Another good example is corporate income tax. Marijuana businesses are severely hampered by U.S. Tax Code 280E, which disallows businesses that sell a federal illicit substance from taking normal business deductions. This essentially means pot businesses are paying tax on their gross profits instead of net profits, which leaves less money left over for hiring and business expansion.

Congressional lawmakers have repeatedly opined that they’d need more conclusive benefit and risk data from clinical studies to merit any sort of scheduling change on marijuana, but the Catch-22 is that its restrictive schedule 1 status makes running these needed studies practically impossible.

Surprise! A Republican lawmakers want to reschedule marijuana
However, this Catch-22 may soon come to an end if Republican Tom Garret of Virginia gets his way. On Feb. 27, Garrett introduced the "Ending Federal Marijuana Prohibition Act of 2017," which would take marijuana off the federally controlled substances list, placing it on par with the alcohol and tobacco industries.

Here’s what Garrett had to say:

I have long believed justice that isn’t blind, isn’t justice. Statistics indicate that minor narcotics crime disproportionately hurt areas of lower socio-economic status and what I find most troubling is that we continue to keep laws on the books that we do not enforce. Virginia is more than capable of handling its own marijuana policy, as are states such as Colorado or California.

This step allows states to determine appropriate medicinal use and allows for industrial hemp growth, something that will provide a major economic boost to agricultural development in Southside Virginia. In the coming weeks, I anticipate introducing legislation aimed at growing the hemp industry in Virginia, something that is long overdue.
There are, in particular, two unique aspects about this bill.

First, it was introduced by a Republican! Polling has shown that only two groups oppose the nationwide legalization of marijuana: 1) Seniors by a narrow margin, and 2) Republicans! In fact, of the 22 states that haven’t legalized medical marijuana yet, a good number of them are led by Republicans. The fact that a Republican lawmaker is suggesting that marijuana be federally decriminalized and rescheduled should tell you just how far things have come for the industry over the past two decades.

Secondly, unlike the similar legislation that Bernie Sanders (I-Vt.) introduced in 2015, Garrett’s bill already has co-sponsors. Considering how strong the public’s support for marijuana is, Garrett’s bill may actually have a shot at working its way through Congress and at least being voted upon.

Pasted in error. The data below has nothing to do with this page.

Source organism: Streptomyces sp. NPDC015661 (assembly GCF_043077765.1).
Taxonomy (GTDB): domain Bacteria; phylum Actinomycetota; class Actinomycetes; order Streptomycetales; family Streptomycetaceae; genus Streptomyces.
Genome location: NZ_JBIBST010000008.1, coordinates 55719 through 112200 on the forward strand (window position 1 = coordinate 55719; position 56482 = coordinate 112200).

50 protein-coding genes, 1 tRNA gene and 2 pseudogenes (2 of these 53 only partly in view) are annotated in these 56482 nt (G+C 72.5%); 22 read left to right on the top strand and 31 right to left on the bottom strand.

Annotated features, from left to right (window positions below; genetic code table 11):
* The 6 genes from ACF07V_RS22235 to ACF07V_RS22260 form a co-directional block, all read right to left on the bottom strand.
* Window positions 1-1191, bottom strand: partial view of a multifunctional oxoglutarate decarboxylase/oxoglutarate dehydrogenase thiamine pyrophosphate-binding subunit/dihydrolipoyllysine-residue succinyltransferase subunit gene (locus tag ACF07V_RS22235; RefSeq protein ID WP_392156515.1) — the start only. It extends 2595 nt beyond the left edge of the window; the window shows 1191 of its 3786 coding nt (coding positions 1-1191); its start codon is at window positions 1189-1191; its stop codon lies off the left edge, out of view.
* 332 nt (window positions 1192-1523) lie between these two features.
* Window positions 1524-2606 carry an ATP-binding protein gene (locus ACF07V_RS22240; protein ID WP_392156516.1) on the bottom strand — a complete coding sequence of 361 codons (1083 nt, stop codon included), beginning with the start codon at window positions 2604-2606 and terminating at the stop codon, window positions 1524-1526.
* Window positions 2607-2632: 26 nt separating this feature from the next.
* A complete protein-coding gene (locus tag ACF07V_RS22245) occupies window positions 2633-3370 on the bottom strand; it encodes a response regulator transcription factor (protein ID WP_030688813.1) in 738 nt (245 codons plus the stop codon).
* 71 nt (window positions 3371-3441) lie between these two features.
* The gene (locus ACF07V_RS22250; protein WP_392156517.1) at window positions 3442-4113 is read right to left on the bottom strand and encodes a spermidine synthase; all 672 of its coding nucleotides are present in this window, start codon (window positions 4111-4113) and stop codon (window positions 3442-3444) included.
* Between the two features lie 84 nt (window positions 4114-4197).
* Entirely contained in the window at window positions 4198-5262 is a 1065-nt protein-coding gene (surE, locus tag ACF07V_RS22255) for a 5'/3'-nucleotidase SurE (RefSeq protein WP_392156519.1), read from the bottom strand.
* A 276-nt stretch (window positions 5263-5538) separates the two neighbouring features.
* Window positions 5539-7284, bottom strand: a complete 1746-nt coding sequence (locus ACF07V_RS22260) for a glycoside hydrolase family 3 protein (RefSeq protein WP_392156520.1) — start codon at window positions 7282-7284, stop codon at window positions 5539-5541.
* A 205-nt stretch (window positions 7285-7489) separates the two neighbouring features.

Don’t get your hopes up just yet
While Garrett’s bill would seem to be a step in the right direction based on the desires of the public, it’s still far too early to pop the champagne and celebrate.

Donald Trump, who during his campaign suggested that he would support state’s rights once in office, has apparently backed off that approach. White House press secretary Sean Spicer recently noted that the federal government could be looking to step up enforcement of recreational marijuana in the months and years to come. No details were given as to how extensive this increase in federal enforcement would be, nor when exactly it might begin.

Also, Trump’s Attorney General, Jeff Sessions, is clearly no fan of marijuana. While in the Senate, Sessions could arguably have been described as the most ardent opponent of pot. Though Sessions commented that he would follow the president’s policies on marijuana during his confirmation hearings, it’s pretty evident based on his past views that he doesn’t support the expansion of marijuana in any form.

This essentially means that cannabis is continuing to fight an uphill battle, which isn’t good news for businesses or investors who want to invest in these businesses. The industry’s growth is clearly undeniable, but until there’s a clearer path forward to decriminalization, investors would be wise to keep their distance.

News Moderator: Katelyn Baker 420 MAGAZINE ®
Full Article: A Republican Just Introduced A Bill To End The Federal Prohibition Of Marijuana
Author: Sean Williams
Contact: (402) 475-4200
Photo Credit: Getty Images
Website: Lincoln Journal Star